Only 15 shopping days til the presidential election and it seems everyone (including the candidates) can’t wait for it to be over. But, this being America, all manner of commercial interests are getting into the act and using humor to make their pitch within the confines of a campaign.
There’s Purina’s America’s Pet Debate that pits dogs against cats; Snickers’s appeal to the undecided (and hungry): “I’m voting for what’s his face” and my favorite, the FedEx spot featuring two competitors who one-up each other with insults and fake smiles (kind of like Ann Romney’s as she greeted Barack Obama at the Al Smith dinner the other night but with more warmth), all the while seamlessly pushing the company’s products and services. It cracks me up every time I see it.
I guess the theory is, it’s better to laugh than to cry.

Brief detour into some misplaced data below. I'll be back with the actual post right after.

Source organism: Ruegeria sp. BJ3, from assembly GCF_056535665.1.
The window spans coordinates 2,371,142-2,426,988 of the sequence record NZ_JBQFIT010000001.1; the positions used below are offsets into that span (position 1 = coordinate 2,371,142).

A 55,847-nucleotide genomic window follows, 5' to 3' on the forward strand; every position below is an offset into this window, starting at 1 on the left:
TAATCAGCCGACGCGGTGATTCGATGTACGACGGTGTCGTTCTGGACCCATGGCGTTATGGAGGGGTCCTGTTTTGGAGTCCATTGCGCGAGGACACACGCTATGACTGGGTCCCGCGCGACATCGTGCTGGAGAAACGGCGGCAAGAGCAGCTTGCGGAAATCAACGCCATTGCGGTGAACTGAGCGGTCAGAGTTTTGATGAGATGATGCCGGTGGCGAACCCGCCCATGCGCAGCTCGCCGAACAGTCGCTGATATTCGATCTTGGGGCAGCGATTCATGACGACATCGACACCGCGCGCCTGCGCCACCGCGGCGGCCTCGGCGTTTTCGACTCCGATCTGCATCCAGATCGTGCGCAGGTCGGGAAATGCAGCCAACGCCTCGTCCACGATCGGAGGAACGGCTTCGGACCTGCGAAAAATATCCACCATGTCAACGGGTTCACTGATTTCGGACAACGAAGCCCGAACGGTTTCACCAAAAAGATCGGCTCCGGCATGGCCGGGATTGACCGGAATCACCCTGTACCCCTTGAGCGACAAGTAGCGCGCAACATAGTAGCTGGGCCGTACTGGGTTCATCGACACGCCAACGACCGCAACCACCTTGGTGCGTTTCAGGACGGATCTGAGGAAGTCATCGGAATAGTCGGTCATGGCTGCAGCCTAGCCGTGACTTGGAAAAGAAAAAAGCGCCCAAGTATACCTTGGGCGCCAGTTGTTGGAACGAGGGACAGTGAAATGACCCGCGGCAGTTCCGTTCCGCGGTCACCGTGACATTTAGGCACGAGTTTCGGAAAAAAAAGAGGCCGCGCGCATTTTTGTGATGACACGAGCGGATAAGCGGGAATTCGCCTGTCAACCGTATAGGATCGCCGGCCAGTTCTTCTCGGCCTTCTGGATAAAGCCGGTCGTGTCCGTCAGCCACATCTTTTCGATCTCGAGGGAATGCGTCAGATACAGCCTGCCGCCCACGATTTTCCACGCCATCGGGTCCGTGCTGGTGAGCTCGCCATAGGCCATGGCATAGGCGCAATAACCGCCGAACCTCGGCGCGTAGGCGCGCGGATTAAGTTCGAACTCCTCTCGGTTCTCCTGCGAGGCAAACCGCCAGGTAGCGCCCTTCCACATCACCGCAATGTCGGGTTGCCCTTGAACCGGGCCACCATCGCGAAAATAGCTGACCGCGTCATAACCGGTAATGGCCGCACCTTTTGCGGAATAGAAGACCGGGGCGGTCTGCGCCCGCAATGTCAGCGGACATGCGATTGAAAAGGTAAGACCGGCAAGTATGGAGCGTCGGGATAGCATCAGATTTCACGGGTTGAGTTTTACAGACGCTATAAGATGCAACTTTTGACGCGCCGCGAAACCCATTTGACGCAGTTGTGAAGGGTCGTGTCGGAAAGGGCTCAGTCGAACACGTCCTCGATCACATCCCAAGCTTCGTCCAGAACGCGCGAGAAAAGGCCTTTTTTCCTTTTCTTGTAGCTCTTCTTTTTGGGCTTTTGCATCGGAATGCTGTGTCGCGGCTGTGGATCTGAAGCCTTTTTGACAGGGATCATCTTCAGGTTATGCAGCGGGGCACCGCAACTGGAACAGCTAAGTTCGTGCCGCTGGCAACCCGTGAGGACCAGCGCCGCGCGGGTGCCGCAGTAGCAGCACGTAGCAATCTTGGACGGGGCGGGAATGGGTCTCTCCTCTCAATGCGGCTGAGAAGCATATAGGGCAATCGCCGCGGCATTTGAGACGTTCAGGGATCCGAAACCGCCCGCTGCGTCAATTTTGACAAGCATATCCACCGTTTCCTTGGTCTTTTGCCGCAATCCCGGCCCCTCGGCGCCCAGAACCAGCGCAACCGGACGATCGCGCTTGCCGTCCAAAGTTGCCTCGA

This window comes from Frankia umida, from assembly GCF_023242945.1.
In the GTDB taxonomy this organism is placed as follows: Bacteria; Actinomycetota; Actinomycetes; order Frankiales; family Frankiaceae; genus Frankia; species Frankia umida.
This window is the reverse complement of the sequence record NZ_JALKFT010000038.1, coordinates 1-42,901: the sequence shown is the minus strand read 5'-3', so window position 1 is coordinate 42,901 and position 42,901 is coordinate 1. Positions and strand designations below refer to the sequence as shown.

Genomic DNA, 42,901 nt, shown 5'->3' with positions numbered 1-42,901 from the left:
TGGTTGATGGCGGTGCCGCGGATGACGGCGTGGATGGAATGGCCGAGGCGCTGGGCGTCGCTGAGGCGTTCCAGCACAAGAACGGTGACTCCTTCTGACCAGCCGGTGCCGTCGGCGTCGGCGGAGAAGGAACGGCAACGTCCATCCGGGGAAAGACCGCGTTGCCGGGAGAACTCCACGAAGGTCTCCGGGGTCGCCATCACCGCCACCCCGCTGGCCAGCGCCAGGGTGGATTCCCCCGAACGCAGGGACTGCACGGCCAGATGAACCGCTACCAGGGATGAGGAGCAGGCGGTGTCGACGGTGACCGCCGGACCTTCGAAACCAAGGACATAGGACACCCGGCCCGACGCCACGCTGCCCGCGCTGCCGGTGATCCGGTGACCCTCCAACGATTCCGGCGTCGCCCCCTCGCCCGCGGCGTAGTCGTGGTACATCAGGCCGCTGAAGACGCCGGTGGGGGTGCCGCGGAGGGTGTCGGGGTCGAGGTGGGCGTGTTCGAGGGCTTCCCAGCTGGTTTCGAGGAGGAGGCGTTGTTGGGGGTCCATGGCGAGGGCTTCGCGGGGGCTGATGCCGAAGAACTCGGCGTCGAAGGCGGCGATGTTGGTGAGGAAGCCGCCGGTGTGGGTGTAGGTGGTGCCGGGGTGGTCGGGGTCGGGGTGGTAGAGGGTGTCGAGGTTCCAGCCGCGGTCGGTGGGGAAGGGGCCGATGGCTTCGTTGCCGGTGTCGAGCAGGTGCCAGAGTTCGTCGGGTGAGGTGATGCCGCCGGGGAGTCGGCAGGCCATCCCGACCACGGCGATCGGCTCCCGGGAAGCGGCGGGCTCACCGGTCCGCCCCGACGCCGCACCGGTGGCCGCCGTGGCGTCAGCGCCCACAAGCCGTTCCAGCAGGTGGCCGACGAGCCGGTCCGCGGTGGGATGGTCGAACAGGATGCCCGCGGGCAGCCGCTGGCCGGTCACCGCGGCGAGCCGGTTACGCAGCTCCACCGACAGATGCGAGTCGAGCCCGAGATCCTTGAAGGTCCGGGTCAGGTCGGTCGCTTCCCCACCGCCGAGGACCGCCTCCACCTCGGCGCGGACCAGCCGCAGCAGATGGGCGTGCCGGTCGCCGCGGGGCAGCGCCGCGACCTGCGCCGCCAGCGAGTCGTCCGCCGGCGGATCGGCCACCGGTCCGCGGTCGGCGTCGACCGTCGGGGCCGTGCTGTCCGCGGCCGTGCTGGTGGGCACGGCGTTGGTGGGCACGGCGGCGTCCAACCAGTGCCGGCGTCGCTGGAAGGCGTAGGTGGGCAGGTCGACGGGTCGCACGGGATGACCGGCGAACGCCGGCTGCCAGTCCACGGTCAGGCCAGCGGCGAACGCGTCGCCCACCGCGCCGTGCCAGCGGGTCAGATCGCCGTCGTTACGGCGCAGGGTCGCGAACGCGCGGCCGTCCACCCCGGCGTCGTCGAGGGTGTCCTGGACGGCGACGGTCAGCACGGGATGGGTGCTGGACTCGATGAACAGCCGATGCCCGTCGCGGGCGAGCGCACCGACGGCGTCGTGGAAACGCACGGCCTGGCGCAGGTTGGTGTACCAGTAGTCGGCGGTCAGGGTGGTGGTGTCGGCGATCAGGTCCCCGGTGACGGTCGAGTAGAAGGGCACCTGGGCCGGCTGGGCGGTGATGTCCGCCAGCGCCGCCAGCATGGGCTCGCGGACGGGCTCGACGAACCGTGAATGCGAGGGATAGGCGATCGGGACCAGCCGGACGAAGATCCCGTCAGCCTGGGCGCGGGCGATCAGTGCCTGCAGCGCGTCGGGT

Pivoting from the ridiculous to the sublime, designer, writer and visual arts thought-leader, Steven Heller, discusses a collection of new books on graphic design that analyze, among other things, the relative merits of printed graphics versus digital (or “generative”) and the challenges of creating meaningful data visualization in science and engineering. He concludes with a review of Presidential Campaign Posters, curated by the Library of Congress, that has something for everyone—from the history lover (Andrew Jackson portrayed as a tyrant) to the art lover (Ben Shahn’s peace dove standing in for Eugene McCarthy in 1968.)
One wonders if the current crop of campaign ads will make the cut in future editions.